Will Ferrell, Winter Passing

Winter Passing

Winter Passing is also being called ”the serious Will Ferrell movie,” but he’s not especially serious in it. Put it this way: His character Corbit is one of those movie types who’s into ”kar-a-tay,” which is a joke that must officially die. In a secluded house in Michigan’s snowy Upper Peninsula, Corbit is the stunted adult who plays guitar and cares for an even more stunted adult, a shriveled recluse of a writer named Don (Ed Harris, in a desert-island hairdo), when Don’s mournful daughter Reese (Zooey Deschanel) Greyhounds over from New York City to visit. For the first 20 minutes, before she gets to Michigan, the movie works. Writer-director Adam Rapp (Anthony’s bro, making his film debut) captures downtown New York in a rare and lovely light: November afternoons drained of sun, cluttered apartments with ratty blankets over a mattress on the floor, that kind of thing. Deschanel, black hair falling all over her face, is a perfect fit for this. Then in Michigan, a kind of lugubrious shtick takes over. Maybe they should have visited her.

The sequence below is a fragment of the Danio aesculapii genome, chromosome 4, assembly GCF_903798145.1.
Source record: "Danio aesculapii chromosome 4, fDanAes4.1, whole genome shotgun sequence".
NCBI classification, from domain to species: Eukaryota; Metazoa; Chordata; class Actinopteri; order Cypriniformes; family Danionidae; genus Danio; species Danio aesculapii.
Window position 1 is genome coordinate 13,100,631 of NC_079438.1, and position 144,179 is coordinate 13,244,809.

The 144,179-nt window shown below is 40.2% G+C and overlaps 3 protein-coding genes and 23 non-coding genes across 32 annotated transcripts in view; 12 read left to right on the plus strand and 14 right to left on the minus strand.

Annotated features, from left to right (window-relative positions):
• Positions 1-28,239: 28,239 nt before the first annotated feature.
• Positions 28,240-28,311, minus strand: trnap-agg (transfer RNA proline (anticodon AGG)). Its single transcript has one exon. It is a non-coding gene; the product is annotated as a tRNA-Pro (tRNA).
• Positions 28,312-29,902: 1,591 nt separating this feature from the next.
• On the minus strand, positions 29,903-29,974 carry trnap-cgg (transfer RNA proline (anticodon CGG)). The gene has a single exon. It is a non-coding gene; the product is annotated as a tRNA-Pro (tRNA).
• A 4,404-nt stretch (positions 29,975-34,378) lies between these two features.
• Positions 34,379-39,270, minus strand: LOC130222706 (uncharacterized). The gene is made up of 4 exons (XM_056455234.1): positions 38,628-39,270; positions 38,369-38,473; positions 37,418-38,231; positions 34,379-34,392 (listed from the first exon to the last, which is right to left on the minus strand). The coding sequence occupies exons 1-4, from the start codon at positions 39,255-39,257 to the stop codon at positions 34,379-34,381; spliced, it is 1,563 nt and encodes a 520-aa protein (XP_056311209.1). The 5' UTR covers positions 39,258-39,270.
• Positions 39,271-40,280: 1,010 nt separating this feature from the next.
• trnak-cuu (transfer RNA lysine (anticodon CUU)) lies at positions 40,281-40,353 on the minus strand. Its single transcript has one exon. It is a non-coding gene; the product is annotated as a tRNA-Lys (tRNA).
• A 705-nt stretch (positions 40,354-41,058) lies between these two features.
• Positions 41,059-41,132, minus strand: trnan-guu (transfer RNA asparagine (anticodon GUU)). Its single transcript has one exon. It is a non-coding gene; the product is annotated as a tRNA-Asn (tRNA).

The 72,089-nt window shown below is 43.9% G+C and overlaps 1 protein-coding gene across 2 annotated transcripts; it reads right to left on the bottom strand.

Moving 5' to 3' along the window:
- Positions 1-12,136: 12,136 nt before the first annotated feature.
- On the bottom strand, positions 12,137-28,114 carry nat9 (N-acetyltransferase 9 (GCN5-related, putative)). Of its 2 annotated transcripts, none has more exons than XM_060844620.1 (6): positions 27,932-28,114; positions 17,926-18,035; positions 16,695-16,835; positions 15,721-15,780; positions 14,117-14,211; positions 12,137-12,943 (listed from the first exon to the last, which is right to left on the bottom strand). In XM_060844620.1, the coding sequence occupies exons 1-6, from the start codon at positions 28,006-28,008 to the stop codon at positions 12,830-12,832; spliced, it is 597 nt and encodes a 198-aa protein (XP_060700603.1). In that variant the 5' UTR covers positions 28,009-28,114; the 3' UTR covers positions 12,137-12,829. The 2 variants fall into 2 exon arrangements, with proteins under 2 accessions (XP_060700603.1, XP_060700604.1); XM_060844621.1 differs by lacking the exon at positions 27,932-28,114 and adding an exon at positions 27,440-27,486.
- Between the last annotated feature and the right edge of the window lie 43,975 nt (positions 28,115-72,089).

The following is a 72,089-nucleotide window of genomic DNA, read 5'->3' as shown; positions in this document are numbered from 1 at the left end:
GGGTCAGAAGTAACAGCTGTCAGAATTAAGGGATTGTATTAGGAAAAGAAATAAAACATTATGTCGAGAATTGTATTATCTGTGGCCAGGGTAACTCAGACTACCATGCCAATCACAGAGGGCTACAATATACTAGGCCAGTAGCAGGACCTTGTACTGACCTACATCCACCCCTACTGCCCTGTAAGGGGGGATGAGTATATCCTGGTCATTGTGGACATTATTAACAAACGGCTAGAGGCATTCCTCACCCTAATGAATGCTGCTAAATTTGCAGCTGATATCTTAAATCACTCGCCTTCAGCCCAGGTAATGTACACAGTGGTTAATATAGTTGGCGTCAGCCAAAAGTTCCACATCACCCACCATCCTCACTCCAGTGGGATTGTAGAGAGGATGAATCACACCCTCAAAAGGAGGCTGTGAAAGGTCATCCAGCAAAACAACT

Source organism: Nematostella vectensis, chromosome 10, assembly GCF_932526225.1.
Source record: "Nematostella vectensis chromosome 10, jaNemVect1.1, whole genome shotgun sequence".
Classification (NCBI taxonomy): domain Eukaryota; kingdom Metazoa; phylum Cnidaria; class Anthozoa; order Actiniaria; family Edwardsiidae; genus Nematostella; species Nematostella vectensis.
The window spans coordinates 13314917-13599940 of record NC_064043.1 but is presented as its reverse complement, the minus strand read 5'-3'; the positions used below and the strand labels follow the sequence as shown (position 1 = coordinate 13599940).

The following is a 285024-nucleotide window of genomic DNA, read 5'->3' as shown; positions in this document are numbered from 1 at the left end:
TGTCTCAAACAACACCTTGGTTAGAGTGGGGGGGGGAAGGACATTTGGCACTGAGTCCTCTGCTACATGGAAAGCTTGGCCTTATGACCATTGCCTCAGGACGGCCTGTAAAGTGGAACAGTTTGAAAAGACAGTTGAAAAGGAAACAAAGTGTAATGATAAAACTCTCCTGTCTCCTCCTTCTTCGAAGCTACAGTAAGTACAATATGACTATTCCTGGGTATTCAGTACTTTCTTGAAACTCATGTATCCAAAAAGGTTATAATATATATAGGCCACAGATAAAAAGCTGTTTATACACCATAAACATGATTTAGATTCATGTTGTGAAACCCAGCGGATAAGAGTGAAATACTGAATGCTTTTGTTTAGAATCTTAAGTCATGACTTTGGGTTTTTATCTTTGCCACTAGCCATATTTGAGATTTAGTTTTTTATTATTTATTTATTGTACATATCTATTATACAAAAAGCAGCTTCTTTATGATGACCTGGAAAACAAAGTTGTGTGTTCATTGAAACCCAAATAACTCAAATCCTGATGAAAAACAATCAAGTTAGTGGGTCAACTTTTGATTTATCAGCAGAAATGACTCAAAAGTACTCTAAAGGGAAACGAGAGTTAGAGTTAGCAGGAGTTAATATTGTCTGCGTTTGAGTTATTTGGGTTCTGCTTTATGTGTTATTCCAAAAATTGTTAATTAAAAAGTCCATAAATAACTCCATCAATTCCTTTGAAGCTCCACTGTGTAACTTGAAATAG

Winter Passing
  • Movie
  • 97 minutes